|Dream the Stars
Author: Alice the Strange PM
A snippet of a story that I planned to finish one day and never did. Six children living in the outback are forced to journey towards civilisation when their father is killed in an accident.Rated: Fiction K - English - Family/Hurt/Comfort - Words: 719 - Reviews: 1 - Favs: 1 - Follows: 1 - Published: 03-08-10 - id: 2783251
|A+ A- Full 3/4 1/2 Expand Tighten|
"I can carry you if you want, Cassie," James offered.
"No, thanks," I declined. "I'm OK." In truth, I was feeling sick and fatigued to the point of collapse. My head ached and I could already feel blisters coming up on my sore feet, rubbed raw by my tight shoes. The sun overhead was so blindingly bright I was forced to walk with half-shut eyes, squinting against the boiling heat. However, I knew I couldn't tell James this; he had enough to worry about as it was.
"Seriously, Cassie," he said, concern in his eyes. "You need a rest. You look exhausted."
Dear, sweet James. I felt a wave of anguish mixed with love, knowing without asking that he was far more exhausted than I was, although he never would admit it. In the crook of his left arm, he cradled a baby, though I couldn't tell which one on account of the swaddling shawl pulled up over its head as protection from the heat. On his left shoulder lay two-year-old Ben, fast asleep, his head resting against James's neck and his blond curls lying across his forehead. He looked so angelic, but I hated him at that moment for causing James all that trouble. James's right arm reached down, curled awkwardly round Rhiannon's small fingers. He was bending forward with the weight, one of Ben's legs swinging like a pendulum as they staggered along.
"I'm fine, really," I lied. "You don't need to carry me. Anyway, I'm too big." My disparaging tone was a distinct and pointed end to the conversation.
We made camp that night underneath a mulberry tree. It was a warm night, and stars were pricking out like white moths among the gathering clouds. The cool breeze on my face was a welcome relief from the constant, glaring heat of the sun, but despite my fatigue, I couldn't sleep. I heard James's rapid breathing, and knew he was awake too. "James," I whispered. There was no response. "James? You awake?"
I heard the noise of footsteps, and then he was kneeling beside me. "Cassie," he said, with a sigh. "Go to sleep."
"I might say the same to you," I countered obstinately. "Why are you still up?"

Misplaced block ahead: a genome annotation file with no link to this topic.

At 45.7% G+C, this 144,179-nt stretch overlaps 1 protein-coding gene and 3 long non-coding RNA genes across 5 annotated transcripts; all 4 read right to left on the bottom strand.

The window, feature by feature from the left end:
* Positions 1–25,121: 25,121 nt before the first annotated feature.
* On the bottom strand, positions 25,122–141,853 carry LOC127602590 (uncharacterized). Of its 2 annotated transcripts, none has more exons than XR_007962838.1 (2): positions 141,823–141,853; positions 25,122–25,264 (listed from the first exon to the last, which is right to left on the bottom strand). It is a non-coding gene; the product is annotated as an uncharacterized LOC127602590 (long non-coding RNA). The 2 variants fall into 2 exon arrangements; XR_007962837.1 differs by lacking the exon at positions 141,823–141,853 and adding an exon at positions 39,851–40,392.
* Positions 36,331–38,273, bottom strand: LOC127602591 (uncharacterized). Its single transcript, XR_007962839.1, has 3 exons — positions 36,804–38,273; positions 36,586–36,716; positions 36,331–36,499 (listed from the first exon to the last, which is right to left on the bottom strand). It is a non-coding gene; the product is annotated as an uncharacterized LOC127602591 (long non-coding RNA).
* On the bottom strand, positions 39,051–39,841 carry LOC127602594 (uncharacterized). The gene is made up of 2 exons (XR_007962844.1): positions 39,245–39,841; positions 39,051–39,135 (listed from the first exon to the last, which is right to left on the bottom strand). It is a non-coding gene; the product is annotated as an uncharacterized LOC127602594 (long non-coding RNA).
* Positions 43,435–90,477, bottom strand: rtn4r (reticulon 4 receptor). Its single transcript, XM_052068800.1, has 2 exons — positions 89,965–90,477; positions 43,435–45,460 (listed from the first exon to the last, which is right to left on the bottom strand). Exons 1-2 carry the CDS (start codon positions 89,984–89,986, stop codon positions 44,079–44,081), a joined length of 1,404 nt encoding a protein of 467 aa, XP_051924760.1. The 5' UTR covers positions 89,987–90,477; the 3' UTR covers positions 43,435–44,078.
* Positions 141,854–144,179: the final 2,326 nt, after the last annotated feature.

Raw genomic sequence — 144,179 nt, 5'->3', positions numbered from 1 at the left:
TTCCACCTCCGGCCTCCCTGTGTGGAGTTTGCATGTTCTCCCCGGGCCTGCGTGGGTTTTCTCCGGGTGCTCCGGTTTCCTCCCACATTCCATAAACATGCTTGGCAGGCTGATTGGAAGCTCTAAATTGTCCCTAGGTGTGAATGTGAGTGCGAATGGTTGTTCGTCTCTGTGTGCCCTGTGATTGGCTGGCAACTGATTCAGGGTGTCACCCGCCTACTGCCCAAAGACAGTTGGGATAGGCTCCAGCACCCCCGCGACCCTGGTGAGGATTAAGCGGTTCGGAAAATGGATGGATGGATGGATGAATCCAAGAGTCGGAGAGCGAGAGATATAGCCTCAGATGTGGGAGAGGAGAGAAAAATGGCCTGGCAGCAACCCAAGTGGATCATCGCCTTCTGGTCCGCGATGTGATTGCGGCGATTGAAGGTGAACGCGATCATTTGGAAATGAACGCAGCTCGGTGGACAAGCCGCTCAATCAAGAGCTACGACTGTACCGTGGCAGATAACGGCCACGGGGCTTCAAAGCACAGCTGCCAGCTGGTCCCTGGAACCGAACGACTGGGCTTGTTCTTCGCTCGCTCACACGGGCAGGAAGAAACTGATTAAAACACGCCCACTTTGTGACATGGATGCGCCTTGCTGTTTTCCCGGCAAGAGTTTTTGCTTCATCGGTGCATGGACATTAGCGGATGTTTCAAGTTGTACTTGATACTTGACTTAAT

"It's too complicated for you to understand."
"Don't talk to me like I'm a little girl!"
"Shh!" James hissed. "You'll wake the others!"
I fell silent, feeling crushed that he was treating me so offhandedly. His soft breathing was the only sound in the midnight air.
"All right," I heard him say, "I'll tell you. This time – night-time – is the only time I can get away."
"Get away from what?" I whispered, inching closer.
"The noise. The hassle. All you kids together…it can get tiring. You've probably noticed."
I was offended that he'd called me a kid, but decided not to mention it. "Yeah. I've noticed."
"Night is so beautiful," he said. My eyes had adjusted to the darkness by now and I could see his silhouette, his head tilted upwards, the whites of his eyes shining in the gloom. "Look," he said, squeezing my hand. "There's Orion. See his belt? Those three stars together?" He pointed, and I stared up.
"There. See it?"
"Yes," I breathed. I gazed, wide-eyed, at all the constellations, so bright and magical, like an explosion of silver and gold. They were like diamonds, as though someone had released a firework, showering the sky with jewels.
"How many are there?" I whispered.
"I don't know. Millions, probably."
The number was dizzying. I imagined the noughts trailing into space like bubbles. Millions upon millions of stars. I thought about living in the sky. You'd climb the stars like a staircase, perch on the sharp, slender curve of the crescent moon, dance with pale girls with silvery hair, dressed in white velvet. No screaming babies, or yelling toddlers. No burning sun. Just cool winds that blew around you. All on your own, at the centre of the stars.
"Must be lonely out there," I said softly.
We were quiet for a bit.
"I'm going to sleep now."
"Me too. Goodnight, Cass."